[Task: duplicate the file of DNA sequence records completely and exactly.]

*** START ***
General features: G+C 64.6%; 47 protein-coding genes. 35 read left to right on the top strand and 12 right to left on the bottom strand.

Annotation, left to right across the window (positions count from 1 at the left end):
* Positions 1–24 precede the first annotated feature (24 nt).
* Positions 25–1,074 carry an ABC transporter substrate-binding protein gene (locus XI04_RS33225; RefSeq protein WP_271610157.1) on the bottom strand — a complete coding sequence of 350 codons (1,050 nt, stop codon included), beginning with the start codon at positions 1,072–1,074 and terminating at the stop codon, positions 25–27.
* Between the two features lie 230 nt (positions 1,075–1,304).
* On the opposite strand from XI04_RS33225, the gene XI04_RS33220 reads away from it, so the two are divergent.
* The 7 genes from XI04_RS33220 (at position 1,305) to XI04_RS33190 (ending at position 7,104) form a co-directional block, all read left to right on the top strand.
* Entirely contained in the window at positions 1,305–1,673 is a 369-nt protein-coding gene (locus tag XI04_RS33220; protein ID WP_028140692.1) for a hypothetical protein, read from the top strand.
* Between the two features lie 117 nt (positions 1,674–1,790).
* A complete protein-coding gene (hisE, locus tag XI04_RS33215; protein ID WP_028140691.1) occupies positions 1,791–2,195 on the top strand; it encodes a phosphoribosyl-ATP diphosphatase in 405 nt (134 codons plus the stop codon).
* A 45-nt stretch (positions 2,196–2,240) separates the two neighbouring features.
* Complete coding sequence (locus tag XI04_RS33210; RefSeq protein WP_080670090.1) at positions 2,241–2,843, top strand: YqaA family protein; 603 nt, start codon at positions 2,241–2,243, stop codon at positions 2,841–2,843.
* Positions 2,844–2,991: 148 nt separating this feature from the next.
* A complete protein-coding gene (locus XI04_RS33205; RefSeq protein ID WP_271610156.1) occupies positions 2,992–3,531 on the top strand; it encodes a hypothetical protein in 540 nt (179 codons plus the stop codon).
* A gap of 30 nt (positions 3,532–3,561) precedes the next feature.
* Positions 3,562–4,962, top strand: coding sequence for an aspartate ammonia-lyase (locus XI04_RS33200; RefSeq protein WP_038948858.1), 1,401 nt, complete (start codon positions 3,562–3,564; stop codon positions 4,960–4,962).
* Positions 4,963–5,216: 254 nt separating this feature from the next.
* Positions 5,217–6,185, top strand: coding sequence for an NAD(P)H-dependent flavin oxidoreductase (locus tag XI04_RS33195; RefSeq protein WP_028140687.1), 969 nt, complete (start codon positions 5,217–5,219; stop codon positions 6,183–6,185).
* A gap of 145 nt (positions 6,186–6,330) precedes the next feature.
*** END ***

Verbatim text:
General features: G+C 64.6%; 47 protein-coding genes. 35 read left to right on the top strand and 12 right to left on the bottom strand.

Annotation, left to right across the window (positions count from 1 at the left end):
* Positions 1–24 precede the first annotated feature (24 nt).
* Positions 25–1,074 carry an ABC transporter substrate-binding protein gene (locus XI04_RS33225; RefSeq protein WP_271610157.1) on the bottom strand — a complete coding sequence of 350 codons (1,050 nt, stop codon included), beginning with the start codon at positions 1,072–1,074 and terminating at the stop codon, positions 25–27.
* Between the two features lie 230 nt (positions 1,075–1,304).
* On the opposite strand from XI04_RS33225, the gene XI04_RS33220 reads away from it, so the two are divergent.
* The 7 genes from XI04_RS33220 (at position 1,305) to XI04_RS33190 (ending at position 7,104) form a co-directional block, all read left to right on the top strand.
* Entirely contained in the window at positions 1,305–1,673 is a 369-nt protein-coding gene (locus tag XI04_RS33220; protein ID WP_028140692.1) for a hypothetical protein, read from the top strand.
* Between the two features lie 117 nt (positions 1,674–1,790).
* A complete protein-coding gene (hisE, locus tag XI04_RS33215; protein ID WP_028140691.1) occupies positions 1,791–2,195 on the top strand; it encodes a phosphoribosyl-ATP diphosphatase in 405 nt (134 codons plus the stop codon).
* A 45-nt stretch (positions 2,196–2,240) separates the two neighbouring features.
* Complete coding sequence (locus tag XI04_RS33210; RefSeq protein WP_080670090.1) at positions 2,241–2,843, top strand: YqaA family protein; 603 nt, start codon at positions 2,241–2,243, stop codon at positions 2,841–2,843.
* Positions 2,844–2,991: 148 nt separating this feature from the next.
* A complete protein-coding gene (locus XI04_RS33205; RefSeq protein ID WP_271610156.1) occupies positions 2,992–3,531 on the top strand; it encodes a hypothetical protein in 540 nt (179 codons plus the stop codon).
* A gap of 30 nt (positions 3,532–3,561) precedes the next feature.
* Positions 3,562–4,962, top strand: coding sequence for an aspartate ammonia-lyase (locus XI04_RS33200; RefSeq protein WP_038948858.1), 1,401 nt, complete (start codon positions 3,562–3,564; stop codon positions 4,960–4,962).
* Positions 4,963–5,216: 254 nt separating this feature from the next.
* Positions 5,217–6,185, top strand: coding sequence for an NAD(P)H-dependent flavin oxidoreductase (locus tag XI04_RS33195; RefSeq protein WP_028140687.1), 969 nt, complete (start codon positions 5,217–5,219; stop codon positions 6,183–6,185).
* A gap of 145 nt (positions 6,186–6,330) precedes the next feature.